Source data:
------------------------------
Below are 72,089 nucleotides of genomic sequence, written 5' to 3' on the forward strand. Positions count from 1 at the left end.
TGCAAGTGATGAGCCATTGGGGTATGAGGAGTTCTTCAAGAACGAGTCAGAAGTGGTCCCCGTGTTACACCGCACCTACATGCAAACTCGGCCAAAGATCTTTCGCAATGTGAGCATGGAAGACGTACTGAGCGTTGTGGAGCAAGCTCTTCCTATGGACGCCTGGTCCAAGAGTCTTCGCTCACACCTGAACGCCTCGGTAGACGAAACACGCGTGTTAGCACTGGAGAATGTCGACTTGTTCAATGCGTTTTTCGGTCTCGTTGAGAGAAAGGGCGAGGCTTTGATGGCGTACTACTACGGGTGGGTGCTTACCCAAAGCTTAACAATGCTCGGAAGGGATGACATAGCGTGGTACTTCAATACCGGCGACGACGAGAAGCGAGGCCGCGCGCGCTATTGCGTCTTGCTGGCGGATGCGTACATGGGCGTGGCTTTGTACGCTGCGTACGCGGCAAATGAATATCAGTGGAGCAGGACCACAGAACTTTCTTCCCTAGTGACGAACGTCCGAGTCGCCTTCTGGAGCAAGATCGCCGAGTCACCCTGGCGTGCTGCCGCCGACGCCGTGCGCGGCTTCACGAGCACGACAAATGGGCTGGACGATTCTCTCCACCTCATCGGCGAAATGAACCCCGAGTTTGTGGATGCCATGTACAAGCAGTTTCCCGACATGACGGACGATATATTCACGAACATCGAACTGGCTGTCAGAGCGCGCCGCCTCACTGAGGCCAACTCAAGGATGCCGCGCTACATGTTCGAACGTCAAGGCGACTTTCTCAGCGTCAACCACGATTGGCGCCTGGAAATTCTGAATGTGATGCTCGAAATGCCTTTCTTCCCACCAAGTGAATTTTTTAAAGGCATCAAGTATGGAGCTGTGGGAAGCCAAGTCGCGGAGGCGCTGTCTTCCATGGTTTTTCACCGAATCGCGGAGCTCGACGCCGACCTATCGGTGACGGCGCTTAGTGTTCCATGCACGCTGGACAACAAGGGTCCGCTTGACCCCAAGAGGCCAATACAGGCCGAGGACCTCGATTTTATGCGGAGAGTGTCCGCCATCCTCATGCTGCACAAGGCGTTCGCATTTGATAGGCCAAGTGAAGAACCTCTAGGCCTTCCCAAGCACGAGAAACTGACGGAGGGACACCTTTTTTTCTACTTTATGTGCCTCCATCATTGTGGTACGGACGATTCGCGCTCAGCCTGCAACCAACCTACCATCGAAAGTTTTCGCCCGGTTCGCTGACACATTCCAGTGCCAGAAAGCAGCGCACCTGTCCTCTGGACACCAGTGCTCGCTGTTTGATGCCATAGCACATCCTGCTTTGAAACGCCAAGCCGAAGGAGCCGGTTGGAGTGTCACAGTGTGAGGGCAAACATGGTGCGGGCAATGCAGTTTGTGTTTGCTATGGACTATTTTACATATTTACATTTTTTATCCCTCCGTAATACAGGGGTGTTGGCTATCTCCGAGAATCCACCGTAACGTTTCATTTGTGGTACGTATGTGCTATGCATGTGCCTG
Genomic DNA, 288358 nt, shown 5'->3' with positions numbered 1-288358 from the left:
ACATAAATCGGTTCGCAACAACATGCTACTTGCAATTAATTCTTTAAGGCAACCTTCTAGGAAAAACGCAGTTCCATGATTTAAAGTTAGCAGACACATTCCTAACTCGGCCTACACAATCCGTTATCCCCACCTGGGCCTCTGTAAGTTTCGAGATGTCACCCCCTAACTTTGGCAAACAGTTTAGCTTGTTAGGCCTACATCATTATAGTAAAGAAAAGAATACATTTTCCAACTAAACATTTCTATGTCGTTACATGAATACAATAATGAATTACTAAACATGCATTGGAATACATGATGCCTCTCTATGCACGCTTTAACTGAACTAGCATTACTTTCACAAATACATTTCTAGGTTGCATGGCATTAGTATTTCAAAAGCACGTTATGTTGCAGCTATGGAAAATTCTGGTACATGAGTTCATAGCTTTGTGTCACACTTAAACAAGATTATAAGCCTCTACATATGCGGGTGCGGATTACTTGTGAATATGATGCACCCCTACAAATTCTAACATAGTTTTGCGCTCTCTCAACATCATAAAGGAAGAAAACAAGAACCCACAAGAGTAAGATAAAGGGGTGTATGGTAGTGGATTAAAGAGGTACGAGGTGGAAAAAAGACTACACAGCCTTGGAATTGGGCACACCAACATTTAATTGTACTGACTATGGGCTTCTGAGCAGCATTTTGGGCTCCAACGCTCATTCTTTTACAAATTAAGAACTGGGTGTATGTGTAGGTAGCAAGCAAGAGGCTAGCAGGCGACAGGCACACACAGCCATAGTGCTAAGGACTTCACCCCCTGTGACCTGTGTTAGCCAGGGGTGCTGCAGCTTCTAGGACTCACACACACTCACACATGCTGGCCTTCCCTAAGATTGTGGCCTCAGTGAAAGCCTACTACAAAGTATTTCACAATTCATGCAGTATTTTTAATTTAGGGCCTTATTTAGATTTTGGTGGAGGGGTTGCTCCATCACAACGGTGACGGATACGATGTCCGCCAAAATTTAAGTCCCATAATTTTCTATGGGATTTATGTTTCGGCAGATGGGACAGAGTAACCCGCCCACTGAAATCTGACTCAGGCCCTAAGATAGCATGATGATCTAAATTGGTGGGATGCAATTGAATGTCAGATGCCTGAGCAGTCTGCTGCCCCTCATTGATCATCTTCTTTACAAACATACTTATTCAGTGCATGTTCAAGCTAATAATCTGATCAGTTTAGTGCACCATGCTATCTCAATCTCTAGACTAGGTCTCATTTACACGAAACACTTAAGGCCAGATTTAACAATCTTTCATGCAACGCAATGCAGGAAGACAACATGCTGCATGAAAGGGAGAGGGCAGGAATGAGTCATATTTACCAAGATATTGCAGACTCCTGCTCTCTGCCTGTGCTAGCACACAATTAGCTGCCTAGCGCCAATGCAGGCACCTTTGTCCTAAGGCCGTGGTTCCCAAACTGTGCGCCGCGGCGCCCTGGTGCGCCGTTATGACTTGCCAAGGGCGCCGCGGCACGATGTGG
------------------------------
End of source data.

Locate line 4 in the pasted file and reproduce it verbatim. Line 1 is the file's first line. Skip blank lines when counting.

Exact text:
ACATAAATCGGTTCGCAACAACATGCTACTTGCAATTAATTCTTTAAGGCAACCTTCTAGGAAAAACGCAGTTCCATGATTTAAAGTTAGCAGACACATTCCTAACTCGGCCTACACAATCCGTTATCCCCACCTGGGCCTCTGTAAGTTTCGAGATGTCACCCCCTAACTTTGGCAAACAGTTTAGCTTGTTAGGCCTACATCATTATAGTAAAGAAAAGAATACATTTTCCAACTAAACATTTCTATGTCGTTACATGAATACAATAATGAATTACTAAACATGCATTGGAATACATGATGCCTCTCTATGCACGCTTTAACTGAACTAGCATTACTTTCACAAATACATTTCTAGGTTGCATGGCATTAGTATTTCAAAAGCACGTTATGTTGCAGCTATGGAAAATTCTGGTACATGAGTTCATAGCTTTGTGTCACACTTAAACAAGATTATAAGCCTCTACATATGCGGGTGCGGATTACTTGTGAATATGATGCACCCCTACAAATTCTAACATAGTTTTGCGCTCTCTCAACATCATAAAGGAAGAAAACAAGAACCCACAAGAGTAAGATAAAGGGGTGTATGGTAGTGGATTAAAGAGGTACGAGGTGGAAAAAAGACTACACAGCCTTGGAATTGGGCACACCAACATTTAATTGTACTGACTATGGGCTTCTGAGCAGCATTTTGGGCTCCAACGCTCATTCTTTTACAAATTAAGAACTGGGTGTATGTGTAGGTAGCAAGCAAGAGGCTAGCAGGCGACAGGCACACACAGCCATAGTGCTAAGGACTTCACCCCCTGTGACCTGTGTTAGCCAGGGGTGCTGCAGCTTCTAGGACTCACACACACTCACACATGCTGGCCTTCCCTAAGATTGTGGCCTCAGTGAAAGCCTACTACAAAGTATTTCACAATTCATGCAGTATTTTTAATTTAGGGCCTTATTTAGATTTTGGTGGAGGGGTTGCTCCATCACAACGGTGACGGATACGATGTCCGCCAAAATTTAAGTCCCATAATTTTCTATGGGATTTATGTTTCGGCAGATGGGACAGAGTAACCCGCCCACTGAAATCTGACTCAGGCCCTAAGATAGCATGATGATCTAAATTGGTGGGATGCAATTGAATGTCAGATGCCTGAGCAGTCTGCTGCCCCTCATTGATCATCTTCTTTACAAACATACTTATTCAGTGCATGTTCAAGCTAATAATCTGATCAGTTTAGTGCACCATGCTATCTCAATCTCTAGACTAGGTCTCATTTACACGAAACACTTAAGGCCAGATTTAACAATCTTTCATGCAACGCAATGCAGGAAGACAACATGCTGCATGAAAGGGAGAGGGCAGGAATGAGTCATATTTACCAAGATATTGCAGACTCCTGCTCTCTGCCTGTGCTAGCACACAATTAGCTGCCTAGCGCCAATGCAGGCACCTTTGTCCTAAGGCCGTGGTTCCCAAACTGTGCGCCGCGGCGCCCTGGTGCGCCGTTATGACTTGCCAAGGGCGCCGCGGCACGATGTGG